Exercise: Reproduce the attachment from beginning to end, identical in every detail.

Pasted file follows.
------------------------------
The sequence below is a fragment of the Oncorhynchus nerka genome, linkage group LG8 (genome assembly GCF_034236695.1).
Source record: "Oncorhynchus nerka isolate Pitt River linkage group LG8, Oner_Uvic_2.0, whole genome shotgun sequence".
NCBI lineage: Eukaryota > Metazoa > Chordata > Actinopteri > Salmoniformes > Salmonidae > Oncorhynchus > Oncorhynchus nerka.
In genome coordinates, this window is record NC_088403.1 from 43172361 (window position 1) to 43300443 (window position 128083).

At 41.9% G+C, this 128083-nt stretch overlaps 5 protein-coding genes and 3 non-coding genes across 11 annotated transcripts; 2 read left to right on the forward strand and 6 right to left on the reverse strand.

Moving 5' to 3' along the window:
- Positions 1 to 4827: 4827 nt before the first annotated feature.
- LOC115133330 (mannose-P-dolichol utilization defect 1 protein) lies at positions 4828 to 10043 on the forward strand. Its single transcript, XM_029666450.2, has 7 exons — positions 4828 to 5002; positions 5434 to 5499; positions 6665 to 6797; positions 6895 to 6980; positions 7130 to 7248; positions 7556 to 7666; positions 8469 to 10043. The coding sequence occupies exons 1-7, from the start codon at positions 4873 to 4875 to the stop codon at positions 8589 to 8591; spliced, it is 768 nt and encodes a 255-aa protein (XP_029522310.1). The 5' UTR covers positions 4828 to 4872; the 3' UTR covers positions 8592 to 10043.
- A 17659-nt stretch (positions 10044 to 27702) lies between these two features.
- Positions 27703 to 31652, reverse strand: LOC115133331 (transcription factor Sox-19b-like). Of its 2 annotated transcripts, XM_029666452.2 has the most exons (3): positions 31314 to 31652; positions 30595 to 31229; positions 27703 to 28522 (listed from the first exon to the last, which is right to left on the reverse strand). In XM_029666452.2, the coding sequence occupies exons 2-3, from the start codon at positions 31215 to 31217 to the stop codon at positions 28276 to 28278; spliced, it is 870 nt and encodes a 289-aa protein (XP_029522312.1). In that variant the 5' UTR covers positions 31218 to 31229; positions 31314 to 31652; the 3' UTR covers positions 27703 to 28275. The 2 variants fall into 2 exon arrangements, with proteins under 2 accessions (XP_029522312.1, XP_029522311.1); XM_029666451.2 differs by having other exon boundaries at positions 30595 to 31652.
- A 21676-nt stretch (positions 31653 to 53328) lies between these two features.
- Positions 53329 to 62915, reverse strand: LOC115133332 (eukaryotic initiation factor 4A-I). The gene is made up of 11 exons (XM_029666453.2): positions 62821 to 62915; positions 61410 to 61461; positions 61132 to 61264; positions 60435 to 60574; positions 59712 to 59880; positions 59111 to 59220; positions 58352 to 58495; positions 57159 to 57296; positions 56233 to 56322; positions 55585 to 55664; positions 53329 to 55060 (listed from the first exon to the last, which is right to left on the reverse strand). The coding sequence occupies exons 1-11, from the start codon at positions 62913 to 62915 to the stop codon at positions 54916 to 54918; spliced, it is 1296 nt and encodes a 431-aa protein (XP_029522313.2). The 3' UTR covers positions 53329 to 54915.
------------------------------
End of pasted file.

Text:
The sequence below is a fragment of the Oncorhynchus nerka genome, linkage group LG8 (genome assembly GCF_034236695.1).
Source record: "Oncorhynchus nerka isolate Pitt River linkage group LG8, Oner_Uvic_2.0, whole genome shotgun sequence".
NCBI lineage: Eukaryota > Metazoa > Chordata > Actinopteri > Salmoniformes > Salmonidae > Oncorhynchus > Oncorhynchus nerka.
In genome coordinates, this window is record NC_088403.1 from 43172361 (window position 1) to 43300443 (window position 128083).

At 41.9% G+C, this 128083-nt stretch overlaps 5 protein-coding genes and 3 non-coding genes across 11 annotated transcripts; 2 read left to right on the forward strand and 6 right to left on the reverse strand.

Moving 5' to 3' along the window:
- Positions 1 to 4827: 4827 nt before the first annotated feature.
- LOC115133330 (mannose-P-dolichol utilization defect 1 protein) lies at positions 4828 to 10043 on the forward strand. Its single transcript, XM_029666450.2, has 7 exons — positions 4828 to 5002; positions 5434 to 5499; positions 6665 to 6797; positions 6895 to 6980; positions 7130 to 7248; positions 7556 to 7666; positions 8469 to 10043. The coding sequence occupies exons 1-7, from the start codon at positions 4873 to 4875 to the stop codon at positions 8589 to 8591; spliced, it is 768 nt and encodes a 255-aa protein (XP_029522310.1). The 5' UTR covers positions 4828 to 4872; the 3' UTR covers positions 8592 to 10043.
- A 17659-nt stretch (positions 10044 to 27702) lies between these two features.
- Positions 27703 to 31652, reverse strand: LOC115133331 (transcription factor Sox-19b-like). Of its 2 annotated transcripts, XM_029666452.2 has the most exons (3): positions 31314 to 31652; positions 30595 to 31229; positions 27703 to 28522 (listed from the first exon to the last, which is right to left on the reverse strand). In XM_029666452.2, the coding sequence occupies exons 2-3, from the start codon at positions 31215 to 31217 to the stop codon at positions 28276 to 28278; spliced, it is 870 nt and encodes a 289-aa protein (XP_029522312.1). In that variant the 5' UTR covers positions 31218 to 31229; positions 31314 to 31652; the 3' UTR covers positions 27703 to 28275. The 2 variants fall into 2 exon arrangements, with proteins under 2 accessions (XP_029522312.1, XP_029522311.1); XM_029666451.2 differs by having other exon boundaries at positions 30595 to 31652.
- A 21676-nt stretch (positions 31653 to 53328) lies between these two features.
- Positions 53329 to 62915, reverse strand: LOC115133332 (eukaryotic initiation factor 4A-I). The gene is made up of 11 exons (XM_029666453.2): positions 62821 to 62915; positions 61410 to 61461; positions 61132 to 61264; positions 60435 to 60574; positions 59712 to 59880; positions 59111 to 59220; positions 58352 to 58495; positions 57159 to 57296; positions 56233 to 56322; positions 55585 to 55664; positions 53329 to 55060 (listed from the first exon to the last, which is right to left on the reverse strand). The coding sequence occupies exons 1-11, from the start codon at positions 62913 to 62915 to the stop codon at positions 54916 to 54918; spliced, it is 1296 nt and encodes a 431-aa protein (XP_029522313.2). The 3' UTR covers positions 53329 to 54915.